Pulmonary circulation is the portion of the cardiovascular system which carries oxygen-depleted blood away from the heart, to the lungs, and returns oxygenated blood back to the heart. The term is contrasted with systemic circulation.
In the pulmonary circulation, deoxygenated blood exits the heart through arteries, enters the lungs and comes back through pulmonary veins.
Oxygen-depleted blood from the body leaves the systemic circulation when it enters the right heart, more specifically the right atrium. The blood is then pumped through the tricuspid valve (or right atrioventricular valve), into the right ventricle.
The pulmonary arteries carry blood to the lungs, where red blood cells release carbon dioxide and pick up oxygen during respiration.
The oxygenated blood then leaves the lungs through pulmonary veins, which return it to the left heart, completing the pulmonary cycle. This blood then enters the left atrium, which pumps it through the bicuspid valve, also called the mitral or left atrioventricular valve, into the left ventricle. The blood is then distributed to the body through the systemic circulation before returning again to the pulmonary circulation.
Pulmonary circulation was first discovered and published by Ibn Nafis in his Commentary on Anatomy in Avicenna's Canon (1242), for which he is considered the father of circulatory physiology. It was later published by Michael Servetus in Christianismi Restitutio (1553).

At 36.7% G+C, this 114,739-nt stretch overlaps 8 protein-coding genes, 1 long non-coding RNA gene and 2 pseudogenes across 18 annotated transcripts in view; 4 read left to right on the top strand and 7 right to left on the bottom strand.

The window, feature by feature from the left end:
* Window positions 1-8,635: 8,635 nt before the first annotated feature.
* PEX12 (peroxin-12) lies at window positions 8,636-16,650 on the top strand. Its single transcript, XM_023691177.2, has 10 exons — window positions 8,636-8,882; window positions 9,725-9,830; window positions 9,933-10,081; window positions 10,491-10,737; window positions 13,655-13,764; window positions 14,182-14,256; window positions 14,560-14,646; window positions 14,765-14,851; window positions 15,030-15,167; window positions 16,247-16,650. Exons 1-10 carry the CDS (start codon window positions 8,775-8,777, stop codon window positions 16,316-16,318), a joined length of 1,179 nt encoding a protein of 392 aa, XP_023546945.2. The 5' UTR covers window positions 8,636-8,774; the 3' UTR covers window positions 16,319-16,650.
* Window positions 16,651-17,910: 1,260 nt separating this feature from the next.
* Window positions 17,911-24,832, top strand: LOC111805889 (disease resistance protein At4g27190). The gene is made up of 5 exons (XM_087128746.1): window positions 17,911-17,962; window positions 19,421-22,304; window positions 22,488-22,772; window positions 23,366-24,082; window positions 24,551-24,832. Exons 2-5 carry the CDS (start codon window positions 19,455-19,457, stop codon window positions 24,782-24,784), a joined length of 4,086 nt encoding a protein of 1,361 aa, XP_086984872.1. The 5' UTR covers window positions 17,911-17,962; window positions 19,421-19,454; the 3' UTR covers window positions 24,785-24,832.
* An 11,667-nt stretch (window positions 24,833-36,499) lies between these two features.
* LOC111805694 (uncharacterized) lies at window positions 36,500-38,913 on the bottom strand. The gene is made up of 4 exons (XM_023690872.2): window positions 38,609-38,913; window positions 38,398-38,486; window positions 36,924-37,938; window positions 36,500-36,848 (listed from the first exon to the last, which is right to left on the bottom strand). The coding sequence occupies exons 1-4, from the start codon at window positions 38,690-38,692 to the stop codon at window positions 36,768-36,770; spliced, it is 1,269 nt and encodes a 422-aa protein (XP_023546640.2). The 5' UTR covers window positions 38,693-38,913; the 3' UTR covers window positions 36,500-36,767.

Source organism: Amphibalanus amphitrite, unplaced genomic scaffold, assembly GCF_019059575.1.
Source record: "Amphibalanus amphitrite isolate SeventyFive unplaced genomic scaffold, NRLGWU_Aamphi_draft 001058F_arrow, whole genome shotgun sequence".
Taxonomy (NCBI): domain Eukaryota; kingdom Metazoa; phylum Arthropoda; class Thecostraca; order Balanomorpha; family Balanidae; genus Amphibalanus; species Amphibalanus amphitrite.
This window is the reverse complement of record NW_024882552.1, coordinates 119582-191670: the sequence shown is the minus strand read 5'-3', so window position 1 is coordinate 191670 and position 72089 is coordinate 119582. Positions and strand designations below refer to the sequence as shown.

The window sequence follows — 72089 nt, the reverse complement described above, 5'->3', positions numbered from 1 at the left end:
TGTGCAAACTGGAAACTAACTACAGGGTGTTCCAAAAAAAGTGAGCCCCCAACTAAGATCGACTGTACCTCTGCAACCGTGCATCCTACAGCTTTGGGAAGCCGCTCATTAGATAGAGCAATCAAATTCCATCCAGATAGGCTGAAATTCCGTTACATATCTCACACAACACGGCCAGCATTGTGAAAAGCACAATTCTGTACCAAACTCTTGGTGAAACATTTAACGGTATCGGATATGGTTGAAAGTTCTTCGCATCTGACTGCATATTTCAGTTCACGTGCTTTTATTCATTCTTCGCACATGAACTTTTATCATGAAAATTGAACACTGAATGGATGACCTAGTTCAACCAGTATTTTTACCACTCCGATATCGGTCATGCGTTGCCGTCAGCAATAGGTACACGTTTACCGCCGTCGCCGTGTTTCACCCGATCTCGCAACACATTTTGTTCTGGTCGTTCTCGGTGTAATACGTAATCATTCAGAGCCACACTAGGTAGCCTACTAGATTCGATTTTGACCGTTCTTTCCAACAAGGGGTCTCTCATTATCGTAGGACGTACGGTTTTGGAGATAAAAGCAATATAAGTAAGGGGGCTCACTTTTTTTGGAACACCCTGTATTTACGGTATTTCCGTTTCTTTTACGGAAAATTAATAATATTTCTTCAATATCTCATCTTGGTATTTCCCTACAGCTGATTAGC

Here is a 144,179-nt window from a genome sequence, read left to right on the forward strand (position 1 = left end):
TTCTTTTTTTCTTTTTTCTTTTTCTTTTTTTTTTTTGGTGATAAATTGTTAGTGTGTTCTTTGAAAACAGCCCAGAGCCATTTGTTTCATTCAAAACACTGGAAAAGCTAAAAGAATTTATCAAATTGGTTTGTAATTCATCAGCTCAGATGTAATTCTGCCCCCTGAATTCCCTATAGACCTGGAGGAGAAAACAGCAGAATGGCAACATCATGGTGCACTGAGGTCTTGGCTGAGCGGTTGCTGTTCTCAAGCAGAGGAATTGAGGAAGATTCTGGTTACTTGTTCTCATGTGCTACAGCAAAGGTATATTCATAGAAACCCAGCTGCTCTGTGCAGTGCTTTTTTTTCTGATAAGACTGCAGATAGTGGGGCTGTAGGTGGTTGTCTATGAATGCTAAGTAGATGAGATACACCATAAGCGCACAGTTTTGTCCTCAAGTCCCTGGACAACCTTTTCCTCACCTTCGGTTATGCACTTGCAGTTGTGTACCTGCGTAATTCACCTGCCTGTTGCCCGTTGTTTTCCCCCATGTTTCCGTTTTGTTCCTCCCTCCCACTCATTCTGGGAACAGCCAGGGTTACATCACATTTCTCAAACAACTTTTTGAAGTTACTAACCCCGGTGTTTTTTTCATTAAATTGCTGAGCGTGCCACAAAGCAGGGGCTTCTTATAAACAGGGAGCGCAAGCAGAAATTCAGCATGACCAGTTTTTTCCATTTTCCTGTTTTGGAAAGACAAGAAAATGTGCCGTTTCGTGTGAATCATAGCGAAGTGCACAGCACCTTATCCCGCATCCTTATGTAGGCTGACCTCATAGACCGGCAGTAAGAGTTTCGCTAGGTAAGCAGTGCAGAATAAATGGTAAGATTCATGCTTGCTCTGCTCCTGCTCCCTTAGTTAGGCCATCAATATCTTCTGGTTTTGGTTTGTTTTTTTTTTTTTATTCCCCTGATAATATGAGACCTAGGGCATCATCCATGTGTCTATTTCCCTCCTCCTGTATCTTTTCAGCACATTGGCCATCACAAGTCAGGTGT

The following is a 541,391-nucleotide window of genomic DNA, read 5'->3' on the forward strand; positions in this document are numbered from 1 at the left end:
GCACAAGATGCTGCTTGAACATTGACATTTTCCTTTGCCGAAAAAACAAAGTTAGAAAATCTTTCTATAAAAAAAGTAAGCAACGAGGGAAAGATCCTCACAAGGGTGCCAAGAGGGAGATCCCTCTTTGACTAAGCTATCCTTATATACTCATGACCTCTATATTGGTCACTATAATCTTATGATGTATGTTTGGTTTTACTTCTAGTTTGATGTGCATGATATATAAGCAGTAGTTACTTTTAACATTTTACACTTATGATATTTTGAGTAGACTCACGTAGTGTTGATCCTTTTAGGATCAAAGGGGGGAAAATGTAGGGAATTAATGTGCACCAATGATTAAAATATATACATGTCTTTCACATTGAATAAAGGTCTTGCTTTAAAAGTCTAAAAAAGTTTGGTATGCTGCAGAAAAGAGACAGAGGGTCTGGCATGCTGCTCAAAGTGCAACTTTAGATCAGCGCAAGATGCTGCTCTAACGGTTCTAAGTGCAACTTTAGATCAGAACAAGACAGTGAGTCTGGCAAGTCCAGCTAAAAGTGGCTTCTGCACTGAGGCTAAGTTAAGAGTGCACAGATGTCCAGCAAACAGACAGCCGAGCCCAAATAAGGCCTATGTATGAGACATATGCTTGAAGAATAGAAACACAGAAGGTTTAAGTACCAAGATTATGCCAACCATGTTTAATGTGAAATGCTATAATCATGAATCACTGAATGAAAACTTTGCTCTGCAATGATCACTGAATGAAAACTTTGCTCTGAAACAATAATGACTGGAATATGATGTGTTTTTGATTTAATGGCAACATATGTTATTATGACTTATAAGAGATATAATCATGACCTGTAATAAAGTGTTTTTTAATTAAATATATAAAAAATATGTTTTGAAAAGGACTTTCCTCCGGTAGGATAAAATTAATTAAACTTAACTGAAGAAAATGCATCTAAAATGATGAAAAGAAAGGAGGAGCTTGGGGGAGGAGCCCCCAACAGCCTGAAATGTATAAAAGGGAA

Since it was a theology work condemned by most of the Christian factions of his time, the discovery remained mostly unknown until the dissections of William Harvey in 1616.
The pulmonary circulation loop is virtually bypassed in fetal circulation. The fetal lungs are collapsed, and blood passes from the right atrium directly into the left atrium through the foramen ovale, an open passage between the two atria. When the lungs expand at birth, the pulmonary pressure drops and blood is drawn from the right atrium into the right ventricle and through the pulmonary circuit. Over the course of several months, the foramen ovale closes, leaving a shallow depression known as the fossa ovalis in the adult heart.